Barcelona equips itself with a European first-class collaborative microscopy platform

• The concerted action of nine research entities will allow the Catalan scientific ecosystem to have two new major microscopy experimental facilities, one dedicated to materials science, valued at 4.1 million euros and led by the Catalan Institute of Nanoscience and Nanotechnology (ICN2), and another meant for molecular biology, valued at 1.7 million euros and headed by the Institute of Molecular Biology of Barcelona (IBMB-CSIC).

• The new platform is also supported by the Barcelona Institute of Science and Technology (BIST) —which ignited the collaborative initiative in 2016—, the Spanish Council for Scientific Research (CSIC), the Institute for Biomedical Research (IRB Barcelona), the Autonomous University of Barcelona (UAB), the Institute of Materials Science of Barcelona (ICMAB-CSIC) and the Centre for Genomic Regulation (CRG).

• The provisional agreement for co-funding through the European Regional Development Fund (ERDF) funds of this new scientific infrastructure has been announced today.

 

The resolution of the last call for co-funding through the European Regional Development Fund (ERDF) of cooperative projects was announced today. The purpose of the call was to create, build, acquire or improve shared scientific and technological equipment and platforms. Among those approved are two proposals, one led by the Catalan Institute of Nanoscience and Nanotechnology (ICN2), a BIST centre, and the other by the Institute of Molecular Biology of Barcelona (IBMB-CSIC), the fruit of a joint effort by nine research entities. The resulting acquisition and installation of advanced electron microscopy equipment at the ALBA Synchrotron will make Barcelona a hub of excellence in Europe for scientific collaboration in this field.

The ERDF funds, granted by the Secretariat of University and Research of the Department of Business and Knowledge of the Generalitat of Catalonia (Catalan government), will provide the scientific community with equipment and platforms to enhance scientific and technological excellence. The contribution from European funds reaches up to 50 % of the total cost of the acquisition and deployment of the microscopes and associated equipment.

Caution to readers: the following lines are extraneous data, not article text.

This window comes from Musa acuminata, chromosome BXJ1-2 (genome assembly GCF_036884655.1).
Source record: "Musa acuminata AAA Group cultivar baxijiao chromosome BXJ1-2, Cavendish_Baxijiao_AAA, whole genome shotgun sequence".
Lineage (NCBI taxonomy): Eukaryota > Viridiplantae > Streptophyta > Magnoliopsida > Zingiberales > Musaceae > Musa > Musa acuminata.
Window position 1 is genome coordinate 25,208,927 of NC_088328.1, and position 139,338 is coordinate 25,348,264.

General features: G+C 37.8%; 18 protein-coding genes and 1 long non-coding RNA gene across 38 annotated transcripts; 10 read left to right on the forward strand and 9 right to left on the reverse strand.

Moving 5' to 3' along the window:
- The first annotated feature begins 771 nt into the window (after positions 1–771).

This proposal was led by the ICN2, at a cost of approximately 4.1 million euros, is focused on acquiring and installing advanced equipment for electron microscopy and samplepreparation especially designed for materials science and atomic-scale studies. This new installation consists of a Monochromated Transmission Electron Microscope with Aberration Correctors, to be installed at in the ALBA Synchrotron premises, and Focused Ion Beam (FIB) instrumentation to cut the samples in very thin layers and study them with atomic resolution, to be placed in the ICN2.

In addition to the ERDF grant, this initiative was also made possible thanks to contributions by the “Severo Ochoa Centers of Excellence” ICN2 funds (SEV-2017-0706), ALBA Synchrotron, CSIC, the Institute of Materials Science of Barcelona (ICMAB-CSIC), and the Autonomous University of Barcelona (UAB), as well as private donations by the Barcelona Institute of Science and Technology (BIST) —of which ICN2, CRG and IRB Barcelona are members, and the catalyst in 2016 of this collaborative initiative— and Microsoft. The ICN2 and Microsoft are currently collaborating on the design of hybrid nanowire-based networks and circuits for quantum computers.